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Prevalence of alcoholic cirrhosis rising in North American men

VIENNA — Researchers reported an increasing prevalence of alcoholic cirrhosis in a large representative Canadian population, especially among middle-aged men, according to a presentation at the International Liver Congress 2019.

“Over the last two decades, efforts to increase awareness of heavy drinking and improve access to care for alcoholic cirrhosis patients have been implemented,” Hassan Azhari, MD, from the University of Calgary in Canada, said during his presentation at ILC 2019. “However, the impact of these efforts has not been fully evaluated. We undertook this study to describe the epidemiology of alcoholic cirrhosis in a large North American cohort.”

Between 2013 and 2017, the overall annual age and sex-adjusted alcoholic cirrhosis incidence in the analyzed population from Alberta, Canada, was 38.9 cases per 100,000 for women and 55.6 cases per 100,000 for men with a female-to-male incidence rate ratio (IRR) of 0.42 (95% CI, 0.37-0.48).

The highest incidence rate was among men aged 40 years to 59 years (97.4 per 100,00) with an IRR of 6.87 (95% CI, 6.78-6.96) compared with men aged 80 years or older.

While incidence rates remained stable during the study period, prevalence rates increased from 107.7 cases to 158.2 cases per 100,000 (P <. 01). Prevalence was highest at 309.5 cases per 100,000 among men aged 60 years to 79 years with an IRR of 5.4 (95% CI, 5.31-5.49) compared with men aged 80 years or older.

Azhari and colleagues also identified 5,811 incident alcoholic cirrhosis cases in which the median age was 56 years (range, 48-63 years) and 69.8% were men.

Survival rates for the whole cohort were 66.9% at 1 year, 60.7% at 3 years, and 55.1% at 5 years, with 73% of the incident cohort presenting with decompensated cirrhosis at the time of index diagnosis. The age and sex-standardized mortality rate was 13.1 per 100,000 (95% CI, 12.5-13.7).

“Although the incidence of alcoholic cirrhosis is stable, prevalence in our Canadian cohort is increasing at an alarming rate,” Azhari concluded. “Better surveillance and early detection of alcoholic liver disease is urgently needed, and the development of effective health care practices are warranted to facilitate preventative measures and avoid alcoholic liver disease and late diagnosis.” – by Talitha Bennett

 

Reference:

Azhari H. Abstract PS-175. Presented at: International Liver Congress; April 10-14, 2019; Vienna, Austria.

 

Disclosures: Healio Gastroenterology and Liver Disease was unable to confirm relevant financial disclosures at the time of publication.

VIENNA — Researchers reported an increasing prevalence of alcoholic cirrhosis in a large representative Canadian population, especially among middle-aged men, according to a presentation at the International Liver Congress 2019.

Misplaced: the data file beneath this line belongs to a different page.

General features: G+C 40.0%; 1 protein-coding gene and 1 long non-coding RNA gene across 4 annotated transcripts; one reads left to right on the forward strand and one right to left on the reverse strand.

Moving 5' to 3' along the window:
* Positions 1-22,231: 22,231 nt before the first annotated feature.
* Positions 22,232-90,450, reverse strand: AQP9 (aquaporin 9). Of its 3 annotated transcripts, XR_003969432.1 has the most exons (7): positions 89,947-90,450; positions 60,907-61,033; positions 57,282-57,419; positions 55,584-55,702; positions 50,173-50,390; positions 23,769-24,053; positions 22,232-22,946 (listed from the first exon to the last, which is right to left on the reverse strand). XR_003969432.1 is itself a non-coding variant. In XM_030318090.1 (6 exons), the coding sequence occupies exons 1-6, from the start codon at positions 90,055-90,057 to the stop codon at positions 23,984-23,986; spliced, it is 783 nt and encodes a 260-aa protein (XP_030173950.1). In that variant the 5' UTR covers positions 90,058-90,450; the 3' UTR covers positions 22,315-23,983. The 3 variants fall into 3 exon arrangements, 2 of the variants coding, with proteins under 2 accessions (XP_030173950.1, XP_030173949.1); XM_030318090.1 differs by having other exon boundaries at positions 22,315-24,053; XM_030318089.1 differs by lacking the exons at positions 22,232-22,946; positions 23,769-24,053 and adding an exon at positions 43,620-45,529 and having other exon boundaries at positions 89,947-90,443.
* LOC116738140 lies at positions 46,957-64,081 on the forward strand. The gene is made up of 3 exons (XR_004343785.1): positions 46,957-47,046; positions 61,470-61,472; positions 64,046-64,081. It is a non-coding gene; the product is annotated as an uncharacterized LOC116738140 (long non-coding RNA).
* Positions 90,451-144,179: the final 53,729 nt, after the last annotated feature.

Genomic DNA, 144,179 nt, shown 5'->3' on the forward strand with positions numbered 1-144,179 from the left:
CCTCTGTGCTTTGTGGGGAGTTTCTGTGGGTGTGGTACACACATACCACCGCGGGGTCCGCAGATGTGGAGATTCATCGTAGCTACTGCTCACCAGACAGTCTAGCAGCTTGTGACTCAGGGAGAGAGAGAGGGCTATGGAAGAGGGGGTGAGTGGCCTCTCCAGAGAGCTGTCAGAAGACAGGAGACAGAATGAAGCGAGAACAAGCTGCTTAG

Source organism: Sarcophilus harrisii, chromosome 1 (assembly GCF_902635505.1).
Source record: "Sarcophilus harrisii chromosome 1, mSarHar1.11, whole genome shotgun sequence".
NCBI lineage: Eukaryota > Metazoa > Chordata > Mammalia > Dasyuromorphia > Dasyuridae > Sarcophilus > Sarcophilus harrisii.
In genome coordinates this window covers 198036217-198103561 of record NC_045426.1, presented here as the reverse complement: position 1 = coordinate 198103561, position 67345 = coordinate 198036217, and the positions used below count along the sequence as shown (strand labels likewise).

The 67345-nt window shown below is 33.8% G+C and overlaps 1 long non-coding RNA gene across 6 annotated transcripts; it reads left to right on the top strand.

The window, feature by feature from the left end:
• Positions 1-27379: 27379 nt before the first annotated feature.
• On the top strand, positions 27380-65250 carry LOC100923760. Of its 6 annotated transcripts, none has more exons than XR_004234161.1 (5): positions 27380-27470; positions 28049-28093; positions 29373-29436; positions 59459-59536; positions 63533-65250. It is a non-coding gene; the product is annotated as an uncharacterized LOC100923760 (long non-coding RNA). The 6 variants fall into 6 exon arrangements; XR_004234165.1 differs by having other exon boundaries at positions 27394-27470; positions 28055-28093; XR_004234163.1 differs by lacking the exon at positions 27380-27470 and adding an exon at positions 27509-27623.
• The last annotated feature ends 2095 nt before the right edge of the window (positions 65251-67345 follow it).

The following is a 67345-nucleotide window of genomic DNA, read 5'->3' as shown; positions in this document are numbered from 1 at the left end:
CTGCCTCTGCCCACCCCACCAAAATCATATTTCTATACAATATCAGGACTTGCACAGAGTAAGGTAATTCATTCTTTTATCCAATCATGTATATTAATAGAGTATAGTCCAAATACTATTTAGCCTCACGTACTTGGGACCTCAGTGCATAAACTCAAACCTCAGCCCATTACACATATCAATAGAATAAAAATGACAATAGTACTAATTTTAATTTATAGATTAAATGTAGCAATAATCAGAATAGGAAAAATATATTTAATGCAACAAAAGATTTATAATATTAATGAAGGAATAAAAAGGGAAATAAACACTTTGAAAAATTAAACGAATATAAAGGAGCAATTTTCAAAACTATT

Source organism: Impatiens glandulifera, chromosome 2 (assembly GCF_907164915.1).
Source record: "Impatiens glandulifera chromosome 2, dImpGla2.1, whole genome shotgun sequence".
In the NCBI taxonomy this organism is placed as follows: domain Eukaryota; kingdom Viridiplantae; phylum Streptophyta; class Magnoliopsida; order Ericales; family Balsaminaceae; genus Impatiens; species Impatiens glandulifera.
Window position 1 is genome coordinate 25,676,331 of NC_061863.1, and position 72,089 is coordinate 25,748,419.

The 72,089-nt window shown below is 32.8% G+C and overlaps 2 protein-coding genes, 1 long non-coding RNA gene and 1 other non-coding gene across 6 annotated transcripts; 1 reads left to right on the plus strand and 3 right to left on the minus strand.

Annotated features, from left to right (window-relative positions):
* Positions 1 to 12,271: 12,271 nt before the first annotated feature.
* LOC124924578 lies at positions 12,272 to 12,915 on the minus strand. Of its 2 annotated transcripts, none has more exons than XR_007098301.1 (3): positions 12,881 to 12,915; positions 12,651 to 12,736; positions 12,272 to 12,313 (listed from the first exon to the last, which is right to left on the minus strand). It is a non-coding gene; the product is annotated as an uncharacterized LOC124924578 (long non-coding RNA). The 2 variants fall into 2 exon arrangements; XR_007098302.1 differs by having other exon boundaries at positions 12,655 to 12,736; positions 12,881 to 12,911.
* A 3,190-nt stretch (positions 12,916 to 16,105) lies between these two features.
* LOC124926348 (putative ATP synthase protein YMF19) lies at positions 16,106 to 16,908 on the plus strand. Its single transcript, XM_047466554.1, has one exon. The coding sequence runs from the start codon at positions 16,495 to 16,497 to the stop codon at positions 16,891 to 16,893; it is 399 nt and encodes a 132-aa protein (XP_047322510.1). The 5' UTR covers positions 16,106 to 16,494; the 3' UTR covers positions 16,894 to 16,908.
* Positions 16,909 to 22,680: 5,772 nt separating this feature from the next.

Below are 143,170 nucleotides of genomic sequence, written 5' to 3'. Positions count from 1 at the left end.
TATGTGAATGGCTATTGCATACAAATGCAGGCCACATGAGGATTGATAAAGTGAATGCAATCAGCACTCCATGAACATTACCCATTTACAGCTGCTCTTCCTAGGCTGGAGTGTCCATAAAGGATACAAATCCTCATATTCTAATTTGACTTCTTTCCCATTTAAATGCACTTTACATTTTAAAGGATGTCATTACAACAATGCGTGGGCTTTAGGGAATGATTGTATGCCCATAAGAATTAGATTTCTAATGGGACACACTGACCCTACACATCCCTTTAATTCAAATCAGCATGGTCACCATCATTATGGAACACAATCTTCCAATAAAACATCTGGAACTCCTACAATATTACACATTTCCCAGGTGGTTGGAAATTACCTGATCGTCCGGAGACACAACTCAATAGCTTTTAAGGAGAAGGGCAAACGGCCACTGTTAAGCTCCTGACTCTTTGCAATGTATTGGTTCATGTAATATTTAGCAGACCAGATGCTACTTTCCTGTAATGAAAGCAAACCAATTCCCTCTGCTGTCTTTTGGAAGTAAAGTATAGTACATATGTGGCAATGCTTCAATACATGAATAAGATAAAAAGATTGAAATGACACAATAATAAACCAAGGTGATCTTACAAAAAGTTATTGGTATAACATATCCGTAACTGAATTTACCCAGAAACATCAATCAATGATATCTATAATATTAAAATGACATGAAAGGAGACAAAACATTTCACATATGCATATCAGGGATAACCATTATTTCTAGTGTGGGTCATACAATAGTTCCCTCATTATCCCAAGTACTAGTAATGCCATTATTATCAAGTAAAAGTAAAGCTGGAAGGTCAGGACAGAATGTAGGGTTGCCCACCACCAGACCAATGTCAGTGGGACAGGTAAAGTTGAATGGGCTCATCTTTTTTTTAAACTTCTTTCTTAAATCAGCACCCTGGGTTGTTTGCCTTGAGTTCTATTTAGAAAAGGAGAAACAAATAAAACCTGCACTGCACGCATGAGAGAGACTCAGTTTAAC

“Over the last two decades, efforts to increase awareness of heavy drinking and improve access to care for alcoholic cirrhosis patients have been implemented,” Hassan Azhari, MD, from the University of Calgary in Canada, said during his presentation at ILC 2019. “However, the impact of these efforts has not been fully evaluated. We undertook this study to describe the epidemiology of alcoholic cirrhosis in a large North American cohort.”

Between 2013 and 2017, the overall annual age and sex-adjusted alcoholic cirrhosis incidence in the analyzed population from Alberta, Canada, was 38.9 cases per 100,000 for women and 55.6 cases per 100,000 for men with a female-to-male incidence rate ratio (IRR) of 0.42 (95% CI, 0.37-0.48).

The highest incidence rate was among men aged 40 years to 59 years (97.4 per 100,00) with an IRR of 6.87 (95% CI, 6.78-6.96) compared with men aged 80 years or older.

While incidence rates remained stable during the study period, prevalence rates increased from 107.7 cases to 158.2 cases per 100,000 (P <. 01). Prevalence was highest at 309.5 cases per 100,000 among men aged 60 years to 79 years with an IRR of 5.4 (95% CI, 5.31-5.49) compared with men aged 80 years or older.

Azhari and colleagues also identified 5,811 incident alcoholic cirrhosis cases in which the median age was 56 years (range, 48-63 years) and 69.8% were men.

Survival rates for the whole cohort were 66.9% at 1 year, 60.7% at 3 years, and 55.1% at 5 years, with 73% of the incident cohort presenting with decompensated cirrhosis at the time of index diagnosis. The age and sex-standardized mortality rate was 13.1 per 100,000 (95% CI, 12.5-13.7).

“Although the incidence of alcoholic cirrhosis is stable, prevalence in our Canadian cohort is increasing at an alarming rate,” Azhari concluded. “Better surveillance and early detection of alcoholic liver disease is urgently needed, and the development of effective health care practices are warranted to facilitate preventative measures and avoid alcoholic liver disease and late diagnosis.” – by Talitha Bennett

 

Reference:

Azhari H. Abstract PS-175. Presented at: International Liver Congress; April 10-14, 2019; Vienna, Austria.

 

Disclosures: Healio Gastroenterology and Liver Disease was unable to confirm relevant financial disclosures at the time of publication.

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